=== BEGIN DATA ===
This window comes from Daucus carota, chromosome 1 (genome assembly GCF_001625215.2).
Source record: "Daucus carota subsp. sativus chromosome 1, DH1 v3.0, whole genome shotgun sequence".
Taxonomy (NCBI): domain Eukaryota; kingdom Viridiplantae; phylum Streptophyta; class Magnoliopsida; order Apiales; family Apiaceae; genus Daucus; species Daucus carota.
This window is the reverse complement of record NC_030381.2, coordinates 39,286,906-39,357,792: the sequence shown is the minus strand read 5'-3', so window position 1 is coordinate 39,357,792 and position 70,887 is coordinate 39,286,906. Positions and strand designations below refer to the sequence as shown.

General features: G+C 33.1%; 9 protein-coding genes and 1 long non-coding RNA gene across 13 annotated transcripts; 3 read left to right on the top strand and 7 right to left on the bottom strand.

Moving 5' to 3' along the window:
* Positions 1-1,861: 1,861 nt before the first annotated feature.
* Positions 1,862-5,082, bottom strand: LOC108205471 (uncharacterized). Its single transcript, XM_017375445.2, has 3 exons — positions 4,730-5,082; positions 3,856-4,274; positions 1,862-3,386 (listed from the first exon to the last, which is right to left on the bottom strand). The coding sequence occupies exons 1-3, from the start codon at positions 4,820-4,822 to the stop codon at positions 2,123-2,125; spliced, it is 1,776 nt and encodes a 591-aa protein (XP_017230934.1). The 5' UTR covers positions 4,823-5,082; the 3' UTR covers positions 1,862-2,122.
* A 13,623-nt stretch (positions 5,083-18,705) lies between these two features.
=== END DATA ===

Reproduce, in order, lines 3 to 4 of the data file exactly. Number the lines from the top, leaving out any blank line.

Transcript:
Taxonomy (NCBI): domain Eukaryota; kingdom Viridiplantae; phylum Streptophyta; class Magnoliopsida; order Apiales; family Apiaceae; genus Daucus; species Daucus carota.
This window is the reverse complement of record NC_030381.2, coordinates 39,286,906-39,357,792: the sequence shown is the minus strand read 5'-3', so window position 1 is coordinate 39,357,792 and position 70,887 is coordinate 39,286,906. Positions and strand designations below refer to the sequence as shown.